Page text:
(WASHINGTON) — The U.S. government has reportedly launched a pair of probes to determine whether Afghan officials have been using military planes — many of which are paid for by the U.S. — to illegally smuggle guns and drugs around the country.
According to a report by The Wall Street Journal, both the U.S. Drug Enforcement Agency and the U.S.-led coalition forces in Afghanistan are separately investigating suspected illicit activities carried out under the noses of U.S. military advisers and possibly with the knowledge of high Afghan officials.
Suspicions about alleged corruption in the Afghan Air Force (AAF) were disclosed publicly in January in a U.S. Air Force special investigation report on the murder of eight U.S. Air Force personnel and one contractor by an Afghan officer who later turned his gun on himself in the Kabul airport in April 2011. The shooter in that case was identified as Col. Ahmed Gul, a cargo and passenger coordinator for the AAF with reported financial and mental problems.
In the Air Force report, two witnesses stated they believed the AAF to be a hotbed of “nefarious” activity where Afghan officials could make quick money by ferrying people or cargo around the country — often with little or no screening.
“There is a distinct lack of transparency in the way the Afghan Ministry of Defense [and the] AAF like to schedule and fly their missions,” one witness, only identified as a Lieutenant Colonel, says in the report. “The Afghans either don’t know or don’t want to tell us who or what they’re flying around the country. All this looks very suspicious to the NATO Air Training Command-Afghanistan mentors who have been in country for more than a few months.”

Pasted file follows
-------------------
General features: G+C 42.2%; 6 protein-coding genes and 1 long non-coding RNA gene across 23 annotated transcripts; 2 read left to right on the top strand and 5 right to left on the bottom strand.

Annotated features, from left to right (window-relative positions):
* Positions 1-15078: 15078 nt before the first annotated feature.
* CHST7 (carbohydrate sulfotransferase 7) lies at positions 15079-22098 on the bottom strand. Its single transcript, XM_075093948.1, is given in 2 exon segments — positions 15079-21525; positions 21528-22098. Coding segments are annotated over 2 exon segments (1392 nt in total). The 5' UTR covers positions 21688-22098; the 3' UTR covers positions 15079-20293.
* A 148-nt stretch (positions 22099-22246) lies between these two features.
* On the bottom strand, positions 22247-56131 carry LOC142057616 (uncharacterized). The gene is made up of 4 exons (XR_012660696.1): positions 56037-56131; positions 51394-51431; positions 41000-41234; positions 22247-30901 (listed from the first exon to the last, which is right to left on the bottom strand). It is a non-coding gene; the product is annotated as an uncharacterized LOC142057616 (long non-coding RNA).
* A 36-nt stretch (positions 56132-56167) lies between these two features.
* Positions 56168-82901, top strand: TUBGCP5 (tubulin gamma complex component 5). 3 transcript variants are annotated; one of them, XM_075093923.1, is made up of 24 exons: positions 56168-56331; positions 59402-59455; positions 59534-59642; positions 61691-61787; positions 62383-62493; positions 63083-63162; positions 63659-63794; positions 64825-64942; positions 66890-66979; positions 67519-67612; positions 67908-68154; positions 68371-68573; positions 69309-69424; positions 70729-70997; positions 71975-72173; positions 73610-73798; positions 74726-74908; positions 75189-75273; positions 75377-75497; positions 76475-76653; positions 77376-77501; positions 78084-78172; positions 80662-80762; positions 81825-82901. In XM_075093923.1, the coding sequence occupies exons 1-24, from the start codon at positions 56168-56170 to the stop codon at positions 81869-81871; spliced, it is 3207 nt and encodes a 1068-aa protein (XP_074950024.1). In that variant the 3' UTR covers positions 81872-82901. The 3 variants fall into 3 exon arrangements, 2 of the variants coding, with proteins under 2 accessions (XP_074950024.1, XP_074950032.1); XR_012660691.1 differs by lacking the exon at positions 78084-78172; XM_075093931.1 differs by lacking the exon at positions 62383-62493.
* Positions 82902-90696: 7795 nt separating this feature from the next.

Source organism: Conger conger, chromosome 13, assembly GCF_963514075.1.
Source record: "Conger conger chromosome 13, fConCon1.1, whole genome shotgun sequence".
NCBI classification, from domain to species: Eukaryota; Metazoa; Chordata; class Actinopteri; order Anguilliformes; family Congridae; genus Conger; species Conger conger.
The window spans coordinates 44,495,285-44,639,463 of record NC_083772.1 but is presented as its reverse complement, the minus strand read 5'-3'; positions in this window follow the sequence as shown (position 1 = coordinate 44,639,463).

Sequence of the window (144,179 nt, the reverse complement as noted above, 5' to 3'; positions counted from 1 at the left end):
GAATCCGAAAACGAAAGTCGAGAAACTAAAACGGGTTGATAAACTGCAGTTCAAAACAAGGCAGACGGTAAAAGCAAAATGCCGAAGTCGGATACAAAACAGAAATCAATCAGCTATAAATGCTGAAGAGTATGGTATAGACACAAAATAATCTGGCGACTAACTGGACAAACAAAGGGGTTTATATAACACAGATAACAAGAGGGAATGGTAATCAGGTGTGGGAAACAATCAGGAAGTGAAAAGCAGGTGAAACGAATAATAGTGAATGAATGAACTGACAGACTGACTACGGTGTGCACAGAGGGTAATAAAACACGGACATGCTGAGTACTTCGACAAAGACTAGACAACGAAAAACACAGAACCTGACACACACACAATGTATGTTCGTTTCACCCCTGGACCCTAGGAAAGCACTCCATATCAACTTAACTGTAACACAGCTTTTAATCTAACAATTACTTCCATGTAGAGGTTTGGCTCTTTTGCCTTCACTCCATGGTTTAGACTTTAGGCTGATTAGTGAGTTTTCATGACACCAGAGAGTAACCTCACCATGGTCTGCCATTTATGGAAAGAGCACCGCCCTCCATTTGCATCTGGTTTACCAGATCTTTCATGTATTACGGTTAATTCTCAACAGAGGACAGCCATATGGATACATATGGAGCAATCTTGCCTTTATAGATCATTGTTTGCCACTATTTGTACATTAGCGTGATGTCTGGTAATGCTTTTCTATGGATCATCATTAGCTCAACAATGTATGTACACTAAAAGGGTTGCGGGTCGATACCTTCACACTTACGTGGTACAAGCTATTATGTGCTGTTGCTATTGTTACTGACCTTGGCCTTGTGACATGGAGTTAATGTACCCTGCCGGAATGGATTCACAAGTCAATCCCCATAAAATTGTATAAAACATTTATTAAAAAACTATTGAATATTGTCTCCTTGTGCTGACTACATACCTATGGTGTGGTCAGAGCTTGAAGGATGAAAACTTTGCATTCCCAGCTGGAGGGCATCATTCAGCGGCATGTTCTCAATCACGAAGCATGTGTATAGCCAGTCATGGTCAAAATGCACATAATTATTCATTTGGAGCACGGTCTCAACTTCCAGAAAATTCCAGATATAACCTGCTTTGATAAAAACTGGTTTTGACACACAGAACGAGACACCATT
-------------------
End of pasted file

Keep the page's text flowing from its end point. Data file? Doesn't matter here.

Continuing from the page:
Specifically, the witnesses said the Afghan air officers would be paid directly to usher top Afghan officials around at the last minute. In its report, The Wall Street Journal quoted U.S. Army Lt. Gen. Daniel Bolger as saying the current allegations also include the transport of narcotics and weapons “for the use of private groups” within Afghanistan. The United Nations estimates that Afghanistan is home to 90 percent of the world’s opium — the main ingredient in heroin.
Though the Air Force investigation did not find a singular motive for Gul’s sudden attack, when the shooting took place a new system “was being developed to ensure [AAF] flights were officially tasked through a legitimate [AAF] process,” the Air Force report said.
In a statement to ABC News, the U.S.-led International Security Assistance Force said Thursday it is working with its Afghan partners to “arrest and reverse criminal penetration in the [Afghan National Security Forces] and to ensure security ministries and their forces become sufficiently resistant to and insulated from criminal network interference and subversion.”
“ISAF takes seriously any allegation of impropriety on the part of its forces or those of the Afghan National Security Forces we mentor and partner with,” the statement said. The statement also noted that in the last year, 50 “criminal actors” had been discovered in the security forces.
A DEA spokesperson told ABC News that by policy, the administration does not confirm or deny any potential ongoing investigations. A spokesperson for the AAF and Afghanistan’s Minister of Defense, Gen. Abdul Rahim Wardak, told The Wall Street Journal they were unaware of the investigations. The AAF spokesperson denied the allegations.
Copyright 2012 ABC News Radio
Michael Pearson, Faith Karimi and Ian Lee, CNN
Joshua Berlinger and Holly Yan, CNN Newswire